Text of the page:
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Context

This is fairly general and simple question, (probably because it has a simple solution?). I want to define a mesh (e.g. to be used with Plot3D or FEM or whatever) as the cross section of a surface and a volume. For instance a ball and a plane.

Question

How can I define a mesh on a 2D intersection of two 3D objects?

or its simpler version

How can I define a mesh on a 2D plane intersection through a 3D object?

Attempt

R=RegionIntersection[Ball[],InfinitePlane[{0,0,0},{{1,0,0},{0,1,0}}];
Plot3D[x^2+y^2,{x, y} \[Element] R]

does not work, neither does

  Needs["NDSolve`FEM`"]
  ToElementMesh[R]

while

 R // Region

enter image description here

is well defined.

I believe this would be super handy to e.g. to investigate volumes?

Thanks for your help!

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One can use DiscretizeRegion to obtain a mesh:

slice = DiscretizeRegion[
  RegionIntersection[
    Ball[], 
    InfinitePlane[{0, 0, 0}, {{1, 0, 0}, {0, 1, 0}}]
  ], 
  MeshCellStyle -> {1 -> Black}
]

Or SliceDensityPlot3D to get a visual:

SliceDensityPlot3D[1, {"ZStackedPlanes", 10}, {x, y, z} ∈ Ball[], Axes -> False, Boxed -> False]


3D surface plotters like Plot3D can plot over 2D regions. We can take slice and project to 2D:

slice2d = MeshRegion[MeshCoordinates[slice][[All, 1;;2]], MeshCells[slice, 2]];

Plot3D[x^2 + y^2, {x, y} ∈ slice2d]

If the 3D slice lies in a different cardinal plane, we'll need to project with different coordinate indices. Here's an example over a y-z plane:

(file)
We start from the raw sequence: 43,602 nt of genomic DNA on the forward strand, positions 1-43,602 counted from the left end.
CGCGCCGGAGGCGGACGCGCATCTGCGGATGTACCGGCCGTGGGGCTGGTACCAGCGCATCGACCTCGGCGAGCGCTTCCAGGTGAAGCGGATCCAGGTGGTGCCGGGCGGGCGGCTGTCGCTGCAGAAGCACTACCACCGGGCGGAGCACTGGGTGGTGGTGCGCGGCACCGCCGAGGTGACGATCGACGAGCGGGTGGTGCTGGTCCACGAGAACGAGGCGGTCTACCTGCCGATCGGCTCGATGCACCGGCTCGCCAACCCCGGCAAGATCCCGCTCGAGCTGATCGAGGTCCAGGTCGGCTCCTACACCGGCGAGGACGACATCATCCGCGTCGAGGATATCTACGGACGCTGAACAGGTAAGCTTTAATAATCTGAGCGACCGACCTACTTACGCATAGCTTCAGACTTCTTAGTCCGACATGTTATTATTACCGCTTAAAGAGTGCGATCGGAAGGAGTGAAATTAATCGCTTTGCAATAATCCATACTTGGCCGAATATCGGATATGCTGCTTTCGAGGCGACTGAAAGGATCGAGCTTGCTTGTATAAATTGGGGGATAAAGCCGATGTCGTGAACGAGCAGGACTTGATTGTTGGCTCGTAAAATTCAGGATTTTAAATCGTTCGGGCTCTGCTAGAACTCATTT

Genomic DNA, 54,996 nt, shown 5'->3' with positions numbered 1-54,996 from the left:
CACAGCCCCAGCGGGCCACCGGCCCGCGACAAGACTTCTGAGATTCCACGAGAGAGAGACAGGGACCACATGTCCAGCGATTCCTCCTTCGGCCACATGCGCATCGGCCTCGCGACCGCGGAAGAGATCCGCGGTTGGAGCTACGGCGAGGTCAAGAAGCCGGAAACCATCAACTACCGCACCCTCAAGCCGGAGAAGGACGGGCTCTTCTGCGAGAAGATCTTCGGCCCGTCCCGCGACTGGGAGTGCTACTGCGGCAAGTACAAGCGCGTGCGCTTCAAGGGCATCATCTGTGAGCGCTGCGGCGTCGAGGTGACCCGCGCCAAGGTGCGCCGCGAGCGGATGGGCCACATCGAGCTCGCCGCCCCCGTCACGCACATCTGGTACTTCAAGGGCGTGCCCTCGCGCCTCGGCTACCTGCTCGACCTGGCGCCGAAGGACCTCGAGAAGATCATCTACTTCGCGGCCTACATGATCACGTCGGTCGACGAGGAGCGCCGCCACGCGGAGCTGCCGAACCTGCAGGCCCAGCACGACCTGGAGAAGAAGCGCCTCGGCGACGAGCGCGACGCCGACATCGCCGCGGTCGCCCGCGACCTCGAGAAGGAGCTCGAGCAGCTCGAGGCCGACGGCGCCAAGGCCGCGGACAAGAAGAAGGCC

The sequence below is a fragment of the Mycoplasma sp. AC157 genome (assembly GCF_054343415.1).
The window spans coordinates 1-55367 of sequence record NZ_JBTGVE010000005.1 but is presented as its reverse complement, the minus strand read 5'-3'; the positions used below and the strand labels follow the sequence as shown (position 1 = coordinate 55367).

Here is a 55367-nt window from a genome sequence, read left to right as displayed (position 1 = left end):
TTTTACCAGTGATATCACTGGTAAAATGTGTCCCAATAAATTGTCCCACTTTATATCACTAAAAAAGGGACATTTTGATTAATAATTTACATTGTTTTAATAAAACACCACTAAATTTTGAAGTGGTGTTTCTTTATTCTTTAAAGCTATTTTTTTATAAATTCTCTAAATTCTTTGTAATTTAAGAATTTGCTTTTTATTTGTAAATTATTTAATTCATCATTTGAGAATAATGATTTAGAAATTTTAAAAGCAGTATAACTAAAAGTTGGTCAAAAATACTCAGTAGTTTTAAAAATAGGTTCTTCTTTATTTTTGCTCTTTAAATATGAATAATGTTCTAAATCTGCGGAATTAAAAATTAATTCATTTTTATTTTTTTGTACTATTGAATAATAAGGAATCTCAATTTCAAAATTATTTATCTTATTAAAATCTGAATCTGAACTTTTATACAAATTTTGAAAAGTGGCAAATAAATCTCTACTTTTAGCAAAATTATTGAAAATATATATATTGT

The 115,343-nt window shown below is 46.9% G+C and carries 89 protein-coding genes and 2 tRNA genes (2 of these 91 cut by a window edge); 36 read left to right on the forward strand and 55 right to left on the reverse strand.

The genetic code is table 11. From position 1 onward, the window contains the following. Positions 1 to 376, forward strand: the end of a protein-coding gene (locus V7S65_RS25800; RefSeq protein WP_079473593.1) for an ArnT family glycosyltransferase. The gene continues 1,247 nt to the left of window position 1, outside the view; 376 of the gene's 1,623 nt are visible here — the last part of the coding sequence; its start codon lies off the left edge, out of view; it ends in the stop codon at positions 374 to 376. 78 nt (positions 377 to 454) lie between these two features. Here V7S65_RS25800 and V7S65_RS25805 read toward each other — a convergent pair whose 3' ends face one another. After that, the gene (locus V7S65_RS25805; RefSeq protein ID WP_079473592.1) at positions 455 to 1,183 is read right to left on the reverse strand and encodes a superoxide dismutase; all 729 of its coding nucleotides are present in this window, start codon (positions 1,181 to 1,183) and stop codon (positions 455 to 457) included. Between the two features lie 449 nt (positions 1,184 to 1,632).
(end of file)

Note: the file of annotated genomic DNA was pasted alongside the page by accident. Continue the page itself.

reg = ImplicitRegion[(x^2 + 9/4 y^2 + z^2 - 1)^3 - x^2 z^3 - 9/80 y^2 z^3 <= 0, {x, y, z}]; 
slice = DiscretizeRegion[RegionIntersection[reg, 
  InfinitePlane[{0, 0, 0}, {{0, 1, 0}, {0, 0, 1}}]]];

slice2d = MeshRegion[MeshCoordinates[slice][[All, {2, 3}]], MeshCells[slice, 2]];

Plot3D[x^2 + y^2, {x, y} ∈ slice2d]

| improve this answer | |
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Note that your region has

RegionBounds[R]
{{-1, 1}, {-1, 1}, {0, 0}}

This is why the FEM mesh generation complains. See that this works:

Needs["NDSolve`FEM`"]
ToBoundaryMesh[R, {{-1, 1}, {-1, 1}, {-1, 1}}]["Wireframe"]

enter image description here

Note the difference in behavior for the embedding dimension of the returned object between DiscretizeRegion and the ElementMesh family of functions.

Now, let us consider a different R. You can visualize the computed values on the intersection.

R = RegionIntersection[Ball[], 
   InfinitePlane[{{1, 0, 0}, {1, 1, 1}, {0, 0, 1}}]];
Show[
 Graphics3D[{Opacity[0.5], Ball[]}],
 SliceContourPlot3D[Exp[-(x^2 + y^2 + z^2)], 
  R, {x, y, z} \[Element] Ball[]], Boxed -> False]

enter image description here

To refine the contours the Contour option can be used:

Show[Graphics3D[{Opacity[0.25], Ball[]}], 
 SliceContourPlot3D[Exp[-(x^2 + y^2 + z^2)], 
  R, {x, y, z} \[Element] Ball[], Contours -> 25], Boxed -> False]

enter image description here

You can also specify a MeshRegion

R = RegionIntersection[Ball[], 
   InfinitePlane[{{1, 0, 0}, {1, 1, 1}, {0, 0, 1}}]];
Show[Graphics3D[{Opacity[0.25], Ball[]}], 
 SliceContourPlot3D[Exp[-(x^2 + y^2 + z^2)], 
  DiscretizeRegion[R], {x, y, z} \[Element] Ball[], Contours -> 25], 
 Boxed -> False]

enter image description here

| improve this answer | |
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  • $\begingroup$ @chris, give it to Chip. I copied the RegionIntersection from him, since there is a syntax error in yours ;-) $\endgroup$ – user21 Apr 3 at 14:27
  • $\begingroup$ Oops. How would you refine the quality of the contours? $\endgroup$ – chris Apr 3 at 14:30

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